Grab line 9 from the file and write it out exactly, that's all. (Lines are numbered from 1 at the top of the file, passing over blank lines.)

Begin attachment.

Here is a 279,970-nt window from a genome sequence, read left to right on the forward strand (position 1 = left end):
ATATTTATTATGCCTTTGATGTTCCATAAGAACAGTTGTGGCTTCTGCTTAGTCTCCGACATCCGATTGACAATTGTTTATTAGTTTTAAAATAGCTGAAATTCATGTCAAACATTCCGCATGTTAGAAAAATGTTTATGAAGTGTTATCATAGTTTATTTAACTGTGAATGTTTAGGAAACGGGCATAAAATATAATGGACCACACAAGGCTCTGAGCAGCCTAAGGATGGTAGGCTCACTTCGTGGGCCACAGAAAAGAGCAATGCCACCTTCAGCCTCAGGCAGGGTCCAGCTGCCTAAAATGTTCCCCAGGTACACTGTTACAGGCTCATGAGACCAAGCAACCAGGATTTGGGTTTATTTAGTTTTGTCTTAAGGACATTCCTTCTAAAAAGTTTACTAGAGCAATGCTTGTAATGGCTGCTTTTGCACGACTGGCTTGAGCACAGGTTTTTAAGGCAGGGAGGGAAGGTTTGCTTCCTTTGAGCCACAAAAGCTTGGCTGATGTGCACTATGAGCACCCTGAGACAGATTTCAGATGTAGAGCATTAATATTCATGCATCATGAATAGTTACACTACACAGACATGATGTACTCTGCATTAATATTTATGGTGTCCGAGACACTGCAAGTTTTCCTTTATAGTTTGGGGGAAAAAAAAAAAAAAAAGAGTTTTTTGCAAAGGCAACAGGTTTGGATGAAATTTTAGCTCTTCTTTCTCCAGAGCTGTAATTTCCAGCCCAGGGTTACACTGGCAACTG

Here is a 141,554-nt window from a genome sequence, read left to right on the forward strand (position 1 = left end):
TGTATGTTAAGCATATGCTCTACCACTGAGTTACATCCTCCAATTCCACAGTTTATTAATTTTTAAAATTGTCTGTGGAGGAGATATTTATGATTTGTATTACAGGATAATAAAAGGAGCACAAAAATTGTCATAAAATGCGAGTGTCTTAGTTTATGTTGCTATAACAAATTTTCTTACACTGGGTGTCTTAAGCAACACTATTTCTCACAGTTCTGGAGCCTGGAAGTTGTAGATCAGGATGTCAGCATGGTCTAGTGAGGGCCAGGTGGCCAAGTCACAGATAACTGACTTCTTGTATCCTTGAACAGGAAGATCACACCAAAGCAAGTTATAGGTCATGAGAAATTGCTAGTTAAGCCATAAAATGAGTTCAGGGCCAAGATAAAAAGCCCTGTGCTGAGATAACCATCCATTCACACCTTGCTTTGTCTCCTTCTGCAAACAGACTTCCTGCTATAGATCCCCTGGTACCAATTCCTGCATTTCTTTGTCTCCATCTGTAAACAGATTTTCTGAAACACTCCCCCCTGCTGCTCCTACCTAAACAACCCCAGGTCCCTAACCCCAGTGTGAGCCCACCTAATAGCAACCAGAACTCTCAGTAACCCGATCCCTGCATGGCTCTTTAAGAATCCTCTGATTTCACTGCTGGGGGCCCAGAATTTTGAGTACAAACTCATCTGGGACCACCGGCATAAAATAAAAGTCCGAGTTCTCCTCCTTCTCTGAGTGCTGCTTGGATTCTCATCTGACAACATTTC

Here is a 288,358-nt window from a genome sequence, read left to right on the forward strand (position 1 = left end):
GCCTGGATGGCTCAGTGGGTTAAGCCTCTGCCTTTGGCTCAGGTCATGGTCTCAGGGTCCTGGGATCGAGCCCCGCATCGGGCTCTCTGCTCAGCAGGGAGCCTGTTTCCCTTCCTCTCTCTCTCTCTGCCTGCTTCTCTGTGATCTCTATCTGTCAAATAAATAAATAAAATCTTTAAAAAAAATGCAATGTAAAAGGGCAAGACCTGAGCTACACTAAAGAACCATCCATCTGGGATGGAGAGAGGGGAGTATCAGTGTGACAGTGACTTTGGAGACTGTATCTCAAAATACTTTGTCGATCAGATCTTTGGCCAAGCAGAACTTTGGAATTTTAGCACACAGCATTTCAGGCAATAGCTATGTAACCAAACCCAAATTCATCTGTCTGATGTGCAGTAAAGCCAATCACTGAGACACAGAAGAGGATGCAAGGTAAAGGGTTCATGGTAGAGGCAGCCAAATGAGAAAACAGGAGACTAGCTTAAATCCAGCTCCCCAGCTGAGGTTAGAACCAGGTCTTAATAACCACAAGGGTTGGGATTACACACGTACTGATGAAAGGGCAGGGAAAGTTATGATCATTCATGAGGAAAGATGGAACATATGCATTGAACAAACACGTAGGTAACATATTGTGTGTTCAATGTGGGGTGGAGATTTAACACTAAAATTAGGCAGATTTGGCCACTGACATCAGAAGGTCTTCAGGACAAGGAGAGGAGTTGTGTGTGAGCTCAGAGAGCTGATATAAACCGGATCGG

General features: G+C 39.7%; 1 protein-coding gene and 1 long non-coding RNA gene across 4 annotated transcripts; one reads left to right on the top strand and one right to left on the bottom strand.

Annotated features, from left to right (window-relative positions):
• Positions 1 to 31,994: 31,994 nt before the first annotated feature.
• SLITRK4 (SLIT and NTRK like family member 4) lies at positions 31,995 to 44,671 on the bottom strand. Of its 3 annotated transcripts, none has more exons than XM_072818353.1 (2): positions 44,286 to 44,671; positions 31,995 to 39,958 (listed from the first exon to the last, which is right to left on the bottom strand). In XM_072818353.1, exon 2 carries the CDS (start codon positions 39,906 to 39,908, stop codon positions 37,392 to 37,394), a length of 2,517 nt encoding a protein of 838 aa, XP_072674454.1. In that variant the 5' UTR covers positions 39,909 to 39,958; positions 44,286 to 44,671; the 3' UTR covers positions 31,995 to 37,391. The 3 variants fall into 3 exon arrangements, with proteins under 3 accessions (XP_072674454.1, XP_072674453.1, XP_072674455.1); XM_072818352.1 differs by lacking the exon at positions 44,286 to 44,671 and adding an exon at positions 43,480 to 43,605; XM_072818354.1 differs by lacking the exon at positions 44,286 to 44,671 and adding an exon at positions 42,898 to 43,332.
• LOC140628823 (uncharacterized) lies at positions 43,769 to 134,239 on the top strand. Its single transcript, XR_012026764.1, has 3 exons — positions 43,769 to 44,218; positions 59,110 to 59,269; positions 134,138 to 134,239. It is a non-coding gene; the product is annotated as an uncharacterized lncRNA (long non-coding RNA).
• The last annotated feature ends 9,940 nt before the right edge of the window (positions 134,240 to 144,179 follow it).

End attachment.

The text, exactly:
• Positions 1 to 31,994: 31,994 nt before the first annotated feature.